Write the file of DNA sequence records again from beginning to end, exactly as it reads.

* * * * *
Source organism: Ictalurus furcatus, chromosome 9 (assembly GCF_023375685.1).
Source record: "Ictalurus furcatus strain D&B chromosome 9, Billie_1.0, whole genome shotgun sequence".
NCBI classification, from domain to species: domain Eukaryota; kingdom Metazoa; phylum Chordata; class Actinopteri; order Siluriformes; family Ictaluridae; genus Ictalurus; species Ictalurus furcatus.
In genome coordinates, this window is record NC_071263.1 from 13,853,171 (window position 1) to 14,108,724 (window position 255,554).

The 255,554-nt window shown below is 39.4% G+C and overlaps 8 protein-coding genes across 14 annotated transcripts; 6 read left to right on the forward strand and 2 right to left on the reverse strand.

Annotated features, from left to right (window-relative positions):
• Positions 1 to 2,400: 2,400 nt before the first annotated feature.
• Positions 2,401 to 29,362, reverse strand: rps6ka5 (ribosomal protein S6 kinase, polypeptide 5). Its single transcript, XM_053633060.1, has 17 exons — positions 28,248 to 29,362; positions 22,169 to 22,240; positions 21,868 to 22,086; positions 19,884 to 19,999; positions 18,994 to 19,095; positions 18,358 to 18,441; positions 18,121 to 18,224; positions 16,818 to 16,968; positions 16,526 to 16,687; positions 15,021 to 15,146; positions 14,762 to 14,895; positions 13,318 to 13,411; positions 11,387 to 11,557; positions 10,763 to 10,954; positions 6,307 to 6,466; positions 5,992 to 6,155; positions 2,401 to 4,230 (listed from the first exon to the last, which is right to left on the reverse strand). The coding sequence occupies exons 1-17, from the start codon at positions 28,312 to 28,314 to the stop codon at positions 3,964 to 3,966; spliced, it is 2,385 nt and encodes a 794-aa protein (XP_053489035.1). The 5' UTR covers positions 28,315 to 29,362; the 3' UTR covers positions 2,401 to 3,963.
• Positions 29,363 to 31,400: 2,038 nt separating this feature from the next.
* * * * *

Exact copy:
Source organism: Ictalurus furcatus, chromosome 9 (assembly GCF_023375685.1).
Source record: "Ictalurus furcatus strain D&B chromosome 9, Billie_1.0, whole genome shotgun sequence".
NCBI classification, from domain to species: domain Eukaryota; kingdom Metazoa; phylum Chordata; class Actinopteri; order Siluriformes; family Ictaluridae; genus Ictalurus; species Ictalurus furcatus.
In genome coordinates, this window is record NC_071263.1 from 13,853,171 (window position 1) to 14,108,724 (window position 255,554).

The 255,554-nt window shown below is 39.4% G+C and overlaps 8 protein-coding genes across 14 annotated transcripts; 6 read left to right on the forward strand and 2 right to left on the reverse strand.

Annotated features, from left to right (window-relative positions):
• Positions 1 to 2,400: 2,400 nt before the first annotated feature.
• Positions 2,401 to 29,362, reverse strand: rps6ka5 (ribosomal protein S6 kinase, polypeptide 5). Its single transcript, XM_053633060.1, has 17 exons — positions 28,248 to 29,362; positions 22,169 to 22,240; positions 21,868 to 22,086; positions 19,884 to 19,999; positions 18,994 to 19,095; positions 18,358 to 18,441; positions 18,121 to 18,224; positions 16,818 to 16,968; positions 16,526 to 16,687; positions 15,021 to 15,146; positions 14,762 to 14,895; positions 13,318 to 13,411; positions 11,387 to 11,557; positions 10,763 to 10,954; positions 6,307 to 6,466; positions 5,992 to 6,155; positions 2,401 to 4,230 (listed from the first exon to the last, which is right to left on the reverse strand). The coding sequence occupies exons 1-17, from the start codon at positions 28,312 to 28,314 to the stop codon at positions 3,964 to 3,966; spliced, it is 2,385 nt and encodes a 794-aa protein (XP_053489035.1). The 5' UTR covers positions 28,315 to 29,362; the 3' UTR covers positions 2,401 to 3,963.
• Positions 29,363 to 31,400: 2,038 nt separating this feature from the next.